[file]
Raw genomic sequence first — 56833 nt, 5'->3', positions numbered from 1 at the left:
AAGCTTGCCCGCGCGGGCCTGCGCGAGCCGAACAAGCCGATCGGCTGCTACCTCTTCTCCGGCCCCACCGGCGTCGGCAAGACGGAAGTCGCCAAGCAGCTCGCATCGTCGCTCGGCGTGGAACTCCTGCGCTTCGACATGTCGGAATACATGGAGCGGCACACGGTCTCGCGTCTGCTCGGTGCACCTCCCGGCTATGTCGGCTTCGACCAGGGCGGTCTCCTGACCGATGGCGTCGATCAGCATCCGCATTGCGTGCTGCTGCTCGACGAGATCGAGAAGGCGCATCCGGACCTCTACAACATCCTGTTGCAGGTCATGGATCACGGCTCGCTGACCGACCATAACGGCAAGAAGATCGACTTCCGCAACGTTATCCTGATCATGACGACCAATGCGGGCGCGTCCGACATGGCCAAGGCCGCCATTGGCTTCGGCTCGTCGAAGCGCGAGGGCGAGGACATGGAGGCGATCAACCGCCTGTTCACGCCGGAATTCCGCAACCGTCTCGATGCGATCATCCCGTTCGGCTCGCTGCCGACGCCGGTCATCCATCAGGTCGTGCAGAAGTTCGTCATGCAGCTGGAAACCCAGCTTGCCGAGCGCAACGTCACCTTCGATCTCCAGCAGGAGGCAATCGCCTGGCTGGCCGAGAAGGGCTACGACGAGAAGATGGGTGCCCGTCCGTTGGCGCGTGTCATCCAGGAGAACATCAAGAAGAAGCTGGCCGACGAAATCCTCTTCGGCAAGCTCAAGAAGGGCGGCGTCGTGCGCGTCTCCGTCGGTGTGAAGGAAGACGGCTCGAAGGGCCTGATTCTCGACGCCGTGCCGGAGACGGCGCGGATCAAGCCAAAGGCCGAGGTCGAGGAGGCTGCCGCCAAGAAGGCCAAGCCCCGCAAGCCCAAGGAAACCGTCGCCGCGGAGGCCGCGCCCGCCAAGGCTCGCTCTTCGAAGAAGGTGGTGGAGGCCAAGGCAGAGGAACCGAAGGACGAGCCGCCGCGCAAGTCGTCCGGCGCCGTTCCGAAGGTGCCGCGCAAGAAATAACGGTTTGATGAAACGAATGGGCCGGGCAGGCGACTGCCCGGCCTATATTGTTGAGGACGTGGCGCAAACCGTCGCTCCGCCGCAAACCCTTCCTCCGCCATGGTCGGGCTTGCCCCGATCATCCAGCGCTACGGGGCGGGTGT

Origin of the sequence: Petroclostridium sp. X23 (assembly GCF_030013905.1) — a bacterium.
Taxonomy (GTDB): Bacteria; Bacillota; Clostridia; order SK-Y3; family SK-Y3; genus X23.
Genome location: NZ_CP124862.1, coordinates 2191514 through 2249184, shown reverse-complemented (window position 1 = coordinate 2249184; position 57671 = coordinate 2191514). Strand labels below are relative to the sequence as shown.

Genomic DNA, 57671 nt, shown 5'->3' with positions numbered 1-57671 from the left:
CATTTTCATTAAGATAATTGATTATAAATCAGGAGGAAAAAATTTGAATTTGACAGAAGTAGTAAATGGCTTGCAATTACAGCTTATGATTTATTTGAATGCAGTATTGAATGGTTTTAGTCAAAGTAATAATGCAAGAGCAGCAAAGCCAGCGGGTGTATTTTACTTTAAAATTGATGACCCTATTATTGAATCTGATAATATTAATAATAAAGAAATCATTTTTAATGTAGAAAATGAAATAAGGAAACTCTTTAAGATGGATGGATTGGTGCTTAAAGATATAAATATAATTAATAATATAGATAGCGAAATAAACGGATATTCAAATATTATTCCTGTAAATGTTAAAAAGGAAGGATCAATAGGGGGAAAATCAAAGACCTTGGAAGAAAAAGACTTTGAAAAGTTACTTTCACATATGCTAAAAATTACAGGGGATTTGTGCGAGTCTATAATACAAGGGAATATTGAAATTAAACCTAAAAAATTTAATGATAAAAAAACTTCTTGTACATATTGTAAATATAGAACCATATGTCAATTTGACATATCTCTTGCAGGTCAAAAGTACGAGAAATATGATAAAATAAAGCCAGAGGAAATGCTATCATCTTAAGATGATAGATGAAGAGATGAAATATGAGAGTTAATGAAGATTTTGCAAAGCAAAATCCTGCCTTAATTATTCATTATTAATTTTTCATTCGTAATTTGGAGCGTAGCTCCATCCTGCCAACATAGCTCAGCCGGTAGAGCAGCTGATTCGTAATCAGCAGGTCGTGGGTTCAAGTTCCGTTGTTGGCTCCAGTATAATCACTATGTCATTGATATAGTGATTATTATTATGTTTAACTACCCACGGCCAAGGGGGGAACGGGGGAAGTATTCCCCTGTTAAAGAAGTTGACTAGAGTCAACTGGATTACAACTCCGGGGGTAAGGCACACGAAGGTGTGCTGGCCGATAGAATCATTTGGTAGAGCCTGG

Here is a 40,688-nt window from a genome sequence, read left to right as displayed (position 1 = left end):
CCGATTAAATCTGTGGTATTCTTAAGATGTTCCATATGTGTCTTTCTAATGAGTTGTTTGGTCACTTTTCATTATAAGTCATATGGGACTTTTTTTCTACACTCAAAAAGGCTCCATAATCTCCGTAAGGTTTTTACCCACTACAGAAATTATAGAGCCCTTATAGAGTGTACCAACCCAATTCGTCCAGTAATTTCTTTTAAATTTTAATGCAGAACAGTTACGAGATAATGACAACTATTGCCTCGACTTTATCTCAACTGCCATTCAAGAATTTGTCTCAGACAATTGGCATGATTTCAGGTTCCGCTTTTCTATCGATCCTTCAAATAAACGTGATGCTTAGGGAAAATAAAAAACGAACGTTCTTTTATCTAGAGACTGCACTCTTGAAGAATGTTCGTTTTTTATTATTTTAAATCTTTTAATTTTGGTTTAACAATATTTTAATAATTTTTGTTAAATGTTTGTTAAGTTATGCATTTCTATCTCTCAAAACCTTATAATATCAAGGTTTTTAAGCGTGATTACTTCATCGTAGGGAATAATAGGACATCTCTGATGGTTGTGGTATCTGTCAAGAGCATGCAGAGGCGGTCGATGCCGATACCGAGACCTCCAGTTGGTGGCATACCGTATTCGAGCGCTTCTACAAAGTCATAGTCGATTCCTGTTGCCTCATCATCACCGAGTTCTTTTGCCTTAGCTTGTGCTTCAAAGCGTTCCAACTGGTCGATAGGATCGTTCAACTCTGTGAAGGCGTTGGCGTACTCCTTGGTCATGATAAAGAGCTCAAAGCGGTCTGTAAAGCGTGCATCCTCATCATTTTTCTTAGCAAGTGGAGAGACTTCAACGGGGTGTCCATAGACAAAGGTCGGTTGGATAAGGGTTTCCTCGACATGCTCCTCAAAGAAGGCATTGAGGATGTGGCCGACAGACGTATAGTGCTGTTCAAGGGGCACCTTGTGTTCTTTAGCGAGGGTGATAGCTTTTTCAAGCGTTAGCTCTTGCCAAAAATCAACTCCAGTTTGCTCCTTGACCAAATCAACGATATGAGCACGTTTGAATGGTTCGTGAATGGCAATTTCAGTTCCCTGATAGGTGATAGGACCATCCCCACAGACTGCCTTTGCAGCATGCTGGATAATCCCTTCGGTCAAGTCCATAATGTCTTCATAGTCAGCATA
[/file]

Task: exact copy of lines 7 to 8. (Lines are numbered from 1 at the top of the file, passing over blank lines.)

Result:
CATTTTCATTAAGATAATTGATTATAAATCAGGAGGAAAAAATTTGAATTTGACAGAAGTAGTAAATGGCTTGCAATTACAGCTTATGATTTATTTGAATGCAGTATTGAATGGTTTTAGTCAAAGTAATAATGCAAGAGCAGCAAAGCCAGCGGGTGTATTTTACTTTAAAATTGATGACCCTATTATTGAATCTGATAATATTAATAATAAAGAAATCATTTTTAATGTAGAAAATGAAATAAGGAAACTCTTTAAGATGGATGGATTGGTGCTTAAAGATATAAATATAATTAATAATATAGATAGCGAAATAAACGGATATTCAAATATTATTCCTGTAAATGTTAAAAAGGAAGGATCAATAGGGGGAAAATCAAAGACCTTGGAAGAAAAAGACTTTGAAAAGTTACTTTCACATATGCTAAAAATTACAGGGGATTTGTGCGAGTCTATAATACAAGGGAATATTGAAATTAAACCTAAAAAATTTAATGATAAAAAAACTTCTTGTACATATTGTAAATATAGAACCATATGTCAATTTGACATATCTCTTGCAGGTCAAAAGTACGAGAAATATGATAAAATAAAGCCAGAGGAAATGCTATCATCTTAAGATGATAGATGAAGAGATGAAATATGAGAGTTAATGAAGATTTTGCAAAGCAAAATCCTGCCTTAATTATTCATTATTAATTTTTCATTCGTAATTTGGAGCGTAGCTCCATCCTGCCAACATAGCTCAGCCGGTAGAGCAGCTGATTCGTAATCAGCAGGTCGTGGGTTCAAGTTCCGTTGTTGGCTCCAGTATAATCACTATGTCATTGATATAGTGATTATTATTATGTTTAACTACCCACGGCCAAGGGGGGAACGGGGGAAGTATTCCCCTGTTAAAGAAGTTGACTAGAGTCAACTGGATTACAACTCCGGGGGTAAGGCACACGAAGGTGTGCTGGCCGATAGAATCATTTGGTAGAGCCTGG

Here is a 40,688-nt window from a genome sequence, read left to right as displayed (position 1 = left end):